Here are 2 lessons I learned from eating at Gimzsoca restaurant in Kansanga (next to KIU). Try and eat at restaurants ran by people who are native to the areas the food comes from. You know, Nigerian food, Nigerian owner, Indian food, Indian owner, Karamojong food, Karamojong owner. It really does lend an authentic vibe to the dish. 2. If you are bargain hunting, eat around universities. Another one called Mom’s eat’s was even cheaper, at about 8k for a dish but they had less variety.
I ordered Semovita and Okra with fish. The waitress (Ugandan) who called me Sweet heart about 16 times, came back from the kitchen to tell me “Sweet heart, okra is very sticky. They give you egusi?” I had had that before and wanted to explore. “OK sweetheart”
The semovita, is like posho but a softer, smoother, easier to go down kind. Why don’t we have more of it here?
The fish was your regular deep fried fish, nothing much to write home about.
That red sauce. It is tomato based with some chilli, onions and green peppers and is a little sweet to the taste. Because it is thick, it bonds well to the semovita. If you have eaten posho with ground nut paste, you have an idea of what i mean, texture wise. Although i had been warned about the chilli ” Sweet heart do you eat chilli?” to which i said yes, there was very little of it. I suspect they tone it down when cooking for Ugandan clients.
The semovita was really light, but filling. It is rich in fiber which explains why i felt stuffed after just a few bites. It has a plain taste which makes it the right companion for the fish and the slightly spicy sauce and the Okra…which I’m getting to.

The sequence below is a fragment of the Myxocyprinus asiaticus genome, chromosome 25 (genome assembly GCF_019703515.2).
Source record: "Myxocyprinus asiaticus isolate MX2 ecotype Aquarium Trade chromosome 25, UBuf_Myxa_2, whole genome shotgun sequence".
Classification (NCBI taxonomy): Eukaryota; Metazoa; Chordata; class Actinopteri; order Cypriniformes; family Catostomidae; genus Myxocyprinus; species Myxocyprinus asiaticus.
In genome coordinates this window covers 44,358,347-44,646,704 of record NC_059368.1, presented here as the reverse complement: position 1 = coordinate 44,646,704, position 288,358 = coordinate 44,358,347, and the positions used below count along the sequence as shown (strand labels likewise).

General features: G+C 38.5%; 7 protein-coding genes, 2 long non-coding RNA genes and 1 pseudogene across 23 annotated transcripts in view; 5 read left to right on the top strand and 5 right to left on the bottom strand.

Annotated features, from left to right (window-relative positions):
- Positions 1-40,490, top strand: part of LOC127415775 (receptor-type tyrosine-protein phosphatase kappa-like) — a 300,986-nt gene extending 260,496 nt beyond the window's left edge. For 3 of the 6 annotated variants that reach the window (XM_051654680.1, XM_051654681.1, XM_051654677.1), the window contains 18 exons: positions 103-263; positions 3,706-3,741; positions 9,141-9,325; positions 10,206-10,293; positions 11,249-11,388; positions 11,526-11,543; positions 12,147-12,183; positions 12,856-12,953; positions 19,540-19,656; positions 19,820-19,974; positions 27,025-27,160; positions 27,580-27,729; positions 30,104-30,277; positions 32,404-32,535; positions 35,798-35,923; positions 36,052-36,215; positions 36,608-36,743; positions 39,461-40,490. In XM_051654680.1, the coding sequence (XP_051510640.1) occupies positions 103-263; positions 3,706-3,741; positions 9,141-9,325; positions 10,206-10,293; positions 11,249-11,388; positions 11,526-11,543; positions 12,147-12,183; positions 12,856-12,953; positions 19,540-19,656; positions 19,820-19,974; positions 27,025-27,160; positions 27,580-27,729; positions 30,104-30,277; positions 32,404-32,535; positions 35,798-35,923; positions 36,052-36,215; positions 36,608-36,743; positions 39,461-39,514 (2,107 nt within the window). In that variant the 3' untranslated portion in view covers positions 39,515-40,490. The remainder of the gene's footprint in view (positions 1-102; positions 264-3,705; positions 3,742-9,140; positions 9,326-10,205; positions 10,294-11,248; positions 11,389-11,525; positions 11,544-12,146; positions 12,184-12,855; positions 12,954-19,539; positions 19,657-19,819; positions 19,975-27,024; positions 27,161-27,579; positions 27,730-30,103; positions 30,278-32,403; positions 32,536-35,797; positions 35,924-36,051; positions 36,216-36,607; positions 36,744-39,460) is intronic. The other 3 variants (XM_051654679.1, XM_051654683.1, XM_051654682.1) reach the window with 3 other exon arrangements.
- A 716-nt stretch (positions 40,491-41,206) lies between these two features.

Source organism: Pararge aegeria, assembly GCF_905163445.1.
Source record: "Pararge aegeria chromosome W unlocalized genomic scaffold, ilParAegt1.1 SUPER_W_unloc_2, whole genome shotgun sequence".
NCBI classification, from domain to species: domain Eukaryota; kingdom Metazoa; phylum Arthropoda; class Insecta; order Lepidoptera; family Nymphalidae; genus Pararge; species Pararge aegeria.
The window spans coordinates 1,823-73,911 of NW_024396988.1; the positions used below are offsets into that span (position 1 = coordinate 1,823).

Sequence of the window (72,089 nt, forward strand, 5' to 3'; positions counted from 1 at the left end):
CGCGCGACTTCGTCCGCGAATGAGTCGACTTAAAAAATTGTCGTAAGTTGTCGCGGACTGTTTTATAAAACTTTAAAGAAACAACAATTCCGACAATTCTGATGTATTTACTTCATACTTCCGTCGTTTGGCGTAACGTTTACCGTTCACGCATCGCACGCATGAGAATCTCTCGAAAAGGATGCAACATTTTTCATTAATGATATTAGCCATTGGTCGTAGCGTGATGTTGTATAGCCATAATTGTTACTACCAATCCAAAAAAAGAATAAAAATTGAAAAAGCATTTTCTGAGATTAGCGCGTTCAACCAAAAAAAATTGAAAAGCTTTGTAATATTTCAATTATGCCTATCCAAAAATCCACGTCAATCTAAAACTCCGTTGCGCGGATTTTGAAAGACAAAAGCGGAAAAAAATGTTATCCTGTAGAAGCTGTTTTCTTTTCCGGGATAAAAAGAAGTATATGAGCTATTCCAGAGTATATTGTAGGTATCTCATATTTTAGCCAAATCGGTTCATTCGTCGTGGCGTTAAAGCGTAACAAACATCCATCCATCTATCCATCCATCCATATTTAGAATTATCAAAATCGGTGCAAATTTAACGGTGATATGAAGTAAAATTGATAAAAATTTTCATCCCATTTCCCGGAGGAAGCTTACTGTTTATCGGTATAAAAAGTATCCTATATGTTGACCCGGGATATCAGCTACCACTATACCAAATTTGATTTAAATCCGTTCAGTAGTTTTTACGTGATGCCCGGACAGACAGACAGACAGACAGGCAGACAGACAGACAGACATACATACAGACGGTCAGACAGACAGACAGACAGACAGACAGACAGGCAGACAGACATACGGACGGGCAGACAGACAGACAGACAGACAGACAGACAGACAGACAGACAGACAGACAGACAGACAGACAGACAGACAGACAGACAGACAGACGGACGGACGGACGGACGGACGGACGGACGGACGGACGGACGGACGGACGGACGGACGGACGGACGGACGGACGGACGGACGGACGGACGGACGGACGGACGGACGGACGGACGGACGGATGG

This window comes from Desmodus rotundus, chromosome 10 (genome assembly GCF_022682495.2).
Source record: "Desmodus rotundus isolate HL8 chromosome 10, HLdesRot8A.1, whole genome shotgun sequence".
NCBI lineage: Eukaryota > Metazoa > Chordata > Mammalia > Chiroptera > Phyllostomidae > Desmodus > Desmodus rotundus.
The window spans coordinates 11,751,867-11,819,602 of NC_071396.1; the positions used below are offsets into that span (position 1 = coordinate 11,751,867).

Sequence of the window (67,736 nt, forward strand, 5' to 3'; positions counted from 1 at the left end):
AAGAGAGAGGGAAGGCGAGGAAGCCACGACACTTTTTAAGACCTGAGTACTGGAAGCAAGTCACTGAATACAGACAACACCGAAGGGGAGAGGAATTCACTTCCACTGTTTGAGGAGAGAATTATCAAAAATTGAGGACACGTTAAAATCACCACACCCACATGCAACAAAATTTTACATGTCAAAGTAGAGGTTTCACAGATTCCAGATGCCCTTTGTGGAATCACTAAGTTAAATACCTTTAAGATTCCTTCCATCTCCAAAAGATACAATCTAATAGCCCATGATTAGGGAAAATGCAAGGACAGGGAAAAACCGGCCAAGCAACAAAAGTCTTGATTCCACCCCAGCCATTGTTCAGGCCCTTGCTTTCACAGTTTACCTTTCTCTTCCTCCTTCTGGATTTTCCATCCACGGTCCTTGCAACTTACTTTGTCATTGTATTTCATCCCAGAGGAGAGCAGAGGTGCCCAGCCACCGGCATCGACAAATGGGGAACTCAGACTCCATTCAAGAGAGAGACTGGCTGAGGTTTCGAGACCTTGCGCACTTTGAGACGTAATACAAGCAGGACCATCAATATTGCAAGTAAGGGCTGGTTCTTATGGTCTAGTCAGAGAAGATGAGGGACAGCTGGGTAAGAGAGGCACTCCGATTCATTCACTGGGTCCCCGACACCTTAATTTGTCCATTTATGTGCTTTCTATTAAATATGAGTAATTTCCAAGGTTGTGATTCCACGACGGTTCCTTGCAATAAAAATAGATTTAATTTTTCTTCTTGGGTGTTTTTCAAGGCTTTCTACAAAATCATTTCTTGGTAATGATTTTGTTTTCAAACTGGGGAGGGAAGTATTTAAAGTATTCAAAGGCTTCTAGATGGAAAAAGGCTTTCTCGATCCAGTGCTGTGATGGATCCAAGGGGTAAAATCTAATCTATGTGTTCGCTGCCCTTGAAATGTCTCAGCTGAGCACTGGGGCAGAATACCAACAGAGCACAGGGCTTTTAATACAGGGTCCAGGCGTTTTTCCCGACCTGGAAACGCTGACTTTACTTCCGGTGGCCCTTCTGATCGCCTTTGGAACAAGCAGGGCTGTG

The okra: When you see it on the street as small pod shaped plants, it is hard to imagine it turning into this gooey, stretchy, sticky sauce. While its taste is almost sweet…it is hard to keep your mind on that when you are trying to separate it from the other okra, wrap it around the fork, get it into your mouth, off of your chin, out of your nose; basically, trying to detangle yourself from the okra web.
Ya, exactly like that.
This meal, like many West African dishes is mostly eaten by hand but I did not do that. My neighbour did, but i refused to bow to peer pressure.
The semovita is soft and malleable, the fish is firm on the outside (a little too firm) and soft on the inside. Unlike the okra, the red sauce is not sticky.
The owner could be heard (loudly) asking one patron why we don’t have more of these types of posho in Uganda; “For us we have gari, fufu, yam” you, you only have this maize posho. Good question. It would be great to see some Semo on the menu in other restaurants.
This meal goes for 13k. Eat this when you are tired of the regular.